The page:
When we think of the “gig economy,” we usually think of platforms like Uber, Deliveroo, Fiverr, or Freelancer.com, which offer users flexible, contingent work on a piece or project basis. Taking a broader view, however, the advent of the gig economy has also had an impact on the way traditional employers think about meeting their talent needs. In our research at Gartner, over the past several years we have seen a number of organizations experiment with new models of hiring, engaging, and assigning workers, inspired by the gig economy. At our ReimagineHR event in London last week, Gartner Practice Leader Thomas Handcock walked HR leaders through several of these models and discussed how they might leverage them in their organizations as well.
Internal Career Marketplaces
Compelling career paths and opportunities to learn and grow within the organization are increasingly important aspects of the employee value proposition, particularly—though by no means exclusively—for Millennial employees. The stereotype of the Millennial job-hopper reflects the notable desire among employees of this generation for a greater variety of experiences in their careers. If your organization can’t offer employees this range of experiences and opportunities to acquire new skills, they are likely to seek them elsewhere: Lack of development opportunities is among the leading drivers of attrition for employees worldwide, Gartner’s Global Talent Monitor data show.
To address this demand for development and variety, innovative employers are making it easier for their workers to find their next job within the company rather than outside it, through internal career marketplaces. These marketplaces, which at companies like HCL Technologies operate through digital platforms, can help employees plot their career paths and understand what internal moves they need to make to reach the position they desire. This allows them to develop their careers more rapidly or grow in new directions more easily without changing employers. For the employer, these internal labor markets offer an effective way to retain and develop high-potential employees. Internal hires for new roles also require less onboarding and come with the benefit of pre-existing institutional knowledge and alignment with the organization’s culture. (Gartner Corporate Leadership Council members can learn more about HCL’s Career Connect portal in our case study.)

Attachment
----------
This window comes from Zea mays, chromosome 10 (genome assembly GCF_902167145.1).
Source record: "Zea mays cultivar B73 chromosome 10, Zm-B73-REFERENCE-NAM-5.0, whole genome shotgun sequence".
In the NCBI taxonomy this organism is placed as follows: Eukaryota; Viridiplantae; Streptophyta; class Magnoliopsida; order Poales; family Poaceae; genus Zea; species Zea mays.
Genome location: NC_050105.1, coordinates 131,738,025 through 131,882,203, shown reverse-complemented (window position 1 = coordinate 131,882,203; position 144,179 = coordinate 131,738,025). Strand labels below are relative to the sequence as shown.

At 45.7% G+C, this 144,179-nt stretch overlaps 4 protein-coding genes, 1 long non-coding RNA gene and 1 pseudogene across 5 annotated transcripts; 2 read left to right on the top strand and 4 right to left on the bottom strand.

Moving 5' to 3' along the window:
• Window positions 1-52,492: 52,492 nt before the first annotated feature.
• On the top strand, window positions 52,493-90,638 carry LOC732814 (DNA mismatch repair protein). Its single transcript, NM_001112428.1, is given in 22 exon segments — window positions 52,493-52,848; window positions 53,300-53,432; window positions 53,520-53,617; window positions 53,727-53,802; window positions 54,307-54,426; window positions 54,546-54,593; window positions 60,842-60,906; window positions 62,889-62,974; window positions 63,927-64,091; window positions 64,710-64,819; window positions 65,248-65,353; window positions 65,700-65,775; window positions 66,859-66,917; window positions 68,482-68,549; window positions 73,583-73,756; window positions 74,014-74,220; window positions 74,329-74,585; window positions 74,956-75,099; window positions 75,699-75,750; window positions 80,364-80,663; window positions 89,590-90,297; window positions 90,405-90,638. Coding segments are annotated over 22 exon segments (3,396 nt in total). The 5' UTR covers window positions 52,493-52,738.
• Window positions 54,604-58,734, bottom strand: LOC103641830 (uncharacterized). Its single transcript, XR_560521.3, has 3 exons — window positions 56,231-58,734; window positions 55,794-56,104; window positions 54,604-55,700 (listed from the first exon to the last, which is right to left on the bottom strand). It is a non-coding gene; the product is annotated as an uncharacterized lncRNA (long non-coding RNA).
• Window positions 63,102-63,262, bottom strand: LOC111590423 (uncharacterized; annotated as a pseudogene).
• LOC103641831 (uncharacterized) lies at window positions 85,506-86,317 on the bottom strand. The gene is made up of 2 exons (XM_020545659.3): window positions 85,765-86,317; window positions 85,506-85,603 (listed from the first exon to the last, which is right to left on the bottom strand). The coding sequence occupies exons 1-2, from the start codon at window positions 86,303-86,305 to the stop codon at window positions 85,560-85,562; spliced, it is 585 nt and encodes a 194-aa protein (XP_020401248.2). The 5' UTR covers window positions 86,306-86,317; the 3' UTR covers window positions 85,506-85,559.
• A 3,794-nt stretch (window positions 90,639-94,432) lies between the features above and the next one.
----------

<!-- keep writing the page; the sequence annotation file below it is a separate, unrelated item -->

Qualified internal candidates are often overlooked in favor of outside hires, Wade Burgess, vice president of LinkedIn Talent Solutions, observes at the Harvard Business Review—and being overlooked for a promotion is a significant driver of attrition. Burgess has some theories as to why this is happening, foremost of which is that hiring managers don’t see their internal candidates as having the right skills:
Hiring managers think existing employees lack the exact skill match they’re hoping to find, or hiring managers are looking for newer skills that aren’t in evidence yet at their organization. Here’s a common scenario when it comes to the former: A hiring manager shares a healthy list of job requirements and asks their recruiter to find someone who fits the bill. But it’s tough to find candidates whose skills fit precisely, especially given the pace of change today. Skills evolve and emerge so rapidly that unless you have an organization-wide focus on professional learning and development, it’s unlikely that your team will be able to perform their day job while staying current on the latest skills — especially when it comes to tech-focused roles.